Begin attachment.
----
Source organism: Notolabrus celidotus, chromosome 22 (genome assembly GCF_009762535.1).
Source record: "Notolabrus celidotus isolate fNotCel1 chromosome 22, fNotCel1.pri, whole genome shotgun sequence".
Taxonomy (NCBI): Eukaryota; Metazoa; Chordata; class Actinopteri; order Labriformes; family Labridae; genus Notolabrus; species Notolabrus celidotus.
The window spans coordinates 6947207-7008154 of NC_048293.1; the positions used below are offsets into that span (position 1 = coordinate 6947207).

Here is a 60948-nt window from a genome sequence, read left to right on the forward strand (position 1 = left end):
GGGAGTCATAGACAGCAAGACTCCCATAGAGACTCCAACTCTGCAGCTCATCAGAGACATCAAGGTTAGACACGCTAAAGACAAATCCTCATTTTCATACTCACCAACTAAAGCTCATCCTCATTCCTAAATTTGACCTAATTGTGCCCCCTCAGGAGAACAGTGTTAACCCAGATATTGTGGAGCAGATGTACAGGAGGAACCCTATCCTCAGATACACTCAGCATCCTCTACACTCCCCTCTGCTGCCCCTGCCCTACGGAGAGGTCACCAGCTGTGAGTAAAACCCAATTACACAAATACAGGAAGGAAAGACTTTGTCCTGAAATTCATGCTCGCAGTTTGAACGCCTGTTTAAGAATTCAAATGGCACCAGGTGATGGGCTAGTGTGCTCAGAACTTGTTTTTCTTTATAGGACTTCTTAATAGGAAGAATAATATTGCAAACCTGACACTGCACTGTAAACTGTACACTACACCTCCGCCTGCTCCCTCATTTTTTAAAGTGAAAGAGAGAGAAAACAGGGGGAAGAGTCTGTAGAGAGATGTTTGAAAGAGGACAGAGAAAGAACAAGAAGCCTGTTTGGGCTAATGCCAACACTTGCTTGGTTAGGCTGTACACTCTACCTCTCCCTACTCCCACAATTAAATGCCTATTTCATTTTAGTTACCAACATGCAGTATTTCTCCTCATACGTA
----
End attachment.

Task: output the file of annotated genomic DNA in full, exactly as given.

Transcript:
Source organism: Notolabrus celidotus, chromosome 22 (genome assembly GCF_009762535.1).
Source record: "Notolabrus celidotus isolate fNotCel1 chromosome 22, fNotCel1.pri, whole genome shotgun sequence".
Taxonomy (NCBI): Eukaryota; Metazoa; Chordata; class Actinopteri; order Labriformes; family Labridae; genus Notolabrus; species Notolabrus celidotus.
The window spans coordinates 6947207-7008154 of NC_048293.1; the positions used below are offsets into that span (position 1 = coordinate 6947207).

Here is a 60948-nt window from a genome sequence, read left to right on the forward strand (position 1 = left end):
GGGAGTCATAGACAGCAAGACTCCCATAGAGACTCCAACTCTGCAGCTCATCAGAGACATCAAGGTTAGACACGCTAAAGACAAATCCTCATTTTCATACTCACCAACTAAAGCTCATCCTCATTCCTAAATTTGACCTAATTGTGCCCCCTCAGGAGAACAGTGTTAACCCAGATATTGTGGAGCAGATGTACAGGAGGAACCCTATCCTCAGATACACTCAGCATCCTCTACACTCCCCTCTGCTGCCCCTGCCCTACGGAGAGGTCACCAGCTGTGAGTAAAACCCAATTACACAAATACAGGAAGGAAAGACTTTGTCCTGAAATTCATGCTCGCAGTTTGAACGCCTGTTTAAGAATTCAAATGGCACCAGGTGATGGGCTAGTGTGCTCAGAACTTGTTTTTCTTTATAGGACTTCTTAATAGGAAGAATAATATTGCAAACCTGACACTGCACTGTAAACTGTACACTACACCTCCGCCTGCTCCCTCATTTTTTAAAGTGAAAGAGAGAGAAAACAGGGGGAAGAGTCTGTAGAGAGATGTTTGAAAGAGGACAGAGAAAGAACAAGAAGCCTGTTTGGGCTAATGCCAACACTTGCTTGGTTAGGCTGTACACTCTACCTCTCCCTACTCCCACAATTAAATGCCTATTTCATTTTAGTTACCAACATGCAGTATTTCTCCTCATACGTA